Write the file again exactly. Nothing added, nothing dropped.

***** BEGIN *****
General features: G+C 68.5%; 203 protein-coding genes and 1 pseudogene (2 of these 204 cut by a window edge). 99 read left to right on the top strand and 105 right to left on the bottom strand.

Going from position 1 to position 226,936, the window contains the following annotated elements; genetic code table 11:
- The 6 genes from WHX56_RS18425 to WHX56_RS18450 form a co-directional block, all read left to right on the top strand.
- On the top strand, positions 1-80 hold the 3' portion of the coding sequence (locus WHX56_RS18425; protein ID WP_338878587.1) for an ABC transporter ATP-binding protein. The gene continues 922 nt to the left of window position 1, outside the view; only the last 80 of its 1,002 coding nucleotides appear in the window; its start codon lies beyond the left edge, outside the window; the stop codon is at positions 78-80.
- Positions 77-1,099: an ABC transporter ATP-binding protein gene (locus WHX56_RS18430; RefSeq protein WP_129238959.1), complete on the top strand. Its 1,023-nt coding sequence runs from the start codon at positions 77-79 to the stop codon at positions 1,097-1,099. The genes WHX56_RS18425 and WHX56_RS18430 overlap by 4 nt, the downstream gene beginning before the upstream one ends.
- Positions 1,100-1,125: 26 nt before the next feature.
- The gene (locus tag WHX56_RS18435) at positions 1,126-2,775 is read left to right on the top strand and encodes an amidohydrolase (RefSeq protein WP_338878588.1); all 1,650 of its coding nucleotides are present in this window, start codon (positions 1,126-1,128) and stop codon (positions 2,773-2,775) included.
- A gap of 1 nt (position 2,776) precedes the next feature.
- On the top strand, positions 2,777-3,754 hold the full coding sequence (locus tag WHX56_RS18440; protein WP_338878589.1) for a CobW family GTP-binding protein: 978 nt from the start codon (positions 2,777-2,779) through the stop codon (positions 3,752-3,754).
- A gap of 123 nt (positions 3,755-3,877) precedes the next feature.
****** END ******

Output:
General features: G+C 68.5%; 203 protein-coding genes and 1 pseudogene (2 of these 204 cut by a window edge). 99 read left to right on the top strand and 105 right to left on the bottom strand.

Going from position 1 to position 226,936, the window contains the following annotated elements; genetic code table 11:
- The 6 genes from WHX56_RS18425 to WHX56_RS18450 form a co-directional block, all read left to right on the top strand.
- On the top strand, positions 1-80 hold the 3' portion of the coding sequence (locus WHX56_RS18425; protein ID WP_338878587.1) for an ABC transporter ATP-binding protein. The gene continues 922 nt to the left of window position 1, outside the view; only the last 80 of its 1,002 coding nucleotides appear in the window; its start codon lies beyond the left edge, outside the window; the stop codon is at positions 78-80.
- Positions 77-1,099: an ABC transporter ATP-binding protein gene (locus WHX56_RS18430; RefSeq protein WP_129238959.1), complete on the top strand. Its 1,023-nt coding sequence runs from the start codon at positions 77-79 to the stop codon at positions 1,097-1,099. The genes WHX56_RS18425 and WHX56_RS18430 overlap by 4 nt, the downstream gene beginning before the upstream one ends.
- Positions 1,100-1,125: 26 nt before the next feature.
- The gene (locus tag WHX56_RS18435) at positions 1,126-2,775 is read left to right on the top strand and encodes an amidohydrolase (RefSeq protein WP_338878588.1); all 1,650 of its coding nucleotides are present in this window, start codon (positions 1,126-1,128) and stop codon (positions 2,773-2,775) included.
- A gap of 1 nt (position 2,776) precedes the next feature.
- On the top strand, positions 2,777-3,754 hold the full coding sequence (locus tag WHX56_RS18440; protein WP_338878589.1) for a CobW family GTP-binding protein: 978 nt from the start codon (positions 2,777-2,779) through the stop codon (positions 3,752-3,754).
- A gap of 123 nt (positions 3,755-3,877) precedes the next feature.